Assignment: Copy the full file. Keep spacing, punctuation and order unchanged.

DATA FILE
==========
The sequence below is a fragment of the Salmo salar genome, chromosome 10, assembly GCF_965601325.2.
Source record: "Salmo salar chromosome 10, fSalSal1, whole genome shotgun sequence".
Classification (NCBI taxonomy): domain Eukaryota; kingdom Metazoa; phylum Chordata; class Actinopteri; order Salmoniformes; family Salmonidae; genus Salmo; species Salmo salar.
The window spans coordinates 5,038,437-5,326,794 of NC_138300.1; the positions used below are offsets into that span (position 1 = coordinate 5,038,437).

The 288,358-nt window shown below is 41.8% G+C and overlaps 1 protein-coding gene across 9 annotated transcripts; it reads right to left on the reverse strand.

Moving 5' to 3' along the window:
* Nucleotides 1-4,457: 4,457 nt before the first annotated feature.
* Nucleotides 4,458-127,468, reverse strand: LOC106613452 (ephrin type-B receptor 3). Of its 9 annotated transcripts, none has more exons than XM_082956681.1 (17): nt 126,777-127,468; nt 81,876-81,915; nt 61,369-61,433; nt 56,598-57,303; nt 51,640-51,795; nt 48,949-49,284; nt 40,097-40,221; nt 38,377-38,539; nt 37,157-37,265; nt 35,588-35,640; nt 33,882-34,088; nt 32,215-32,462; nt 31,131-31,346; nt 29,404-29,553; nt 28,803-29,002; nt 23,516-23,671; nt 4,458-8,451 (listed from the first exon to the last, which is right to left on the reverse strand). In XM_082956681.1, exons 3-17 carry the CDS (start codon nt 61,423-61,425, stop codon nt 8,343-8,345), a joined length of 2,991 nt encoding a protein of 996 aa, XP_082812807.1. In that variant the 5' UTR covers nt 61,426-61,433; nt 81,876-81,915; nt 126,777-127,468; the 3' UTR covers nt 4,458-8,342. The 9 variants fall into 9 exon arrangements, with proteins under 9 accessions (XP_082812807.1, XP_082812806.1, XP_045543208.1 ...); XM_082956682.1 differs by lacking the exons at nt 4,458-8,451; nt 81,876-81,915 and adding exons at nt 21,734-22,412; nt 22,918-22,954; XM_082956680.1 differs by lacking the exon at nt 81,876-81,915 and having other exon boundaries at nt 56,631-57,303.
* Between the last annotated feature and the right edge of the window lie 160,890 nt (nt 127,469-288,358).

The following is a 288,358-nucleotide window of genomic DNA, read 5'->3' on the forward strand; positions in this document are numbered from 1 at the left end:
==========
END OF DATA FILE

The sequence below is a fragment of the Salmo salar genome, chromosome 10, assembly GCF_965601325.2.
Source record: "Salmo salar chromosome 10, fSalSal1, whole genome shotgun sequence".
Classification (NCBI taxonomy): domain Eukaryota; kingdom Metazoa; phylum Chordata; class Actinopteri; order Salmoniformes; family Salmonidae; genus Salmo; species Salmo salar.
The window spans coordinates 5,038,437-5,326,794 of NC_138300.1; the positions used below are offsets into that span (position 1 = coordinate 5,038,437).

The 288,358-nt window shown below is 41.8% G+C and overlaps 1 protein-coding gene across 9 annotated transcripts; it reads right to left on the reverse strand.

Moving 5' to 3' along the window:
* Nucleotides 1-4,457: 4,457 nt before the first annotated feature.
* Nucleotides 4,458-127,468, reverse strand: LOC106613452 (ephrin type-B receptor 3). Of its 9 annotated transcripts, none has more exons than XM_082956681.1 (17): nt 126,777-127,468; nt 81,876-81,915; nt 61,369-61,433; nt 56,598-57,303; nt 51,640-51,795; nt 48,949-49,284; nt 40,097-40,221; nt 38,377-38,539; nt 37,157-37,265; nt 35,588-35,640; nt 33,882-34,088; nt 32,215-32,462; nt 31,131-31,346; nt 29,404-29,553; nt 28,803-29,002; nt 23,516-23,671; nt 4,458-8,451 (listed from the first exon to the last, which is right to left on the reverse strand). In XM_082956681.1, exons 3-17 carry the CDS (start codon nt 61,423-61,425, stop codon nt 8,343-8,345), a joined length of 2,991 nt encoding a protein of 996 aa, XP_082812807.1. In that variant the 5' UTR covers nt 61,426-61,433; nt 81,876-81,915; nt 126,777-127,468; the 3' UTR covers nt 4,458-8,342. The 9 variants fall into 9 exon arrangements, with proteins under 9 accessions (XP_082812807.1, XP_082812806.1, XP_045543208.1 ...); XM_082956682.1 differs by lacking the exons at nt 4,458-8,451; nt 81,876-81,915 and adding exons at nt 21,734-22,412; nt 22,918-22,954; XM_082956680.1 differs by lacking the exon at nt 81,876-81,915 and having other exon boundaries at nt 56,631-57,303.
* Between the last annotated feature and the right edge of the window lie 160,890 nt (nt 127,469-288,358).

The following is a 288,358-nucleotide window of genomic DNA, read 5'->3' on the forward strand; positions in this document are numbered from 1 at the left end: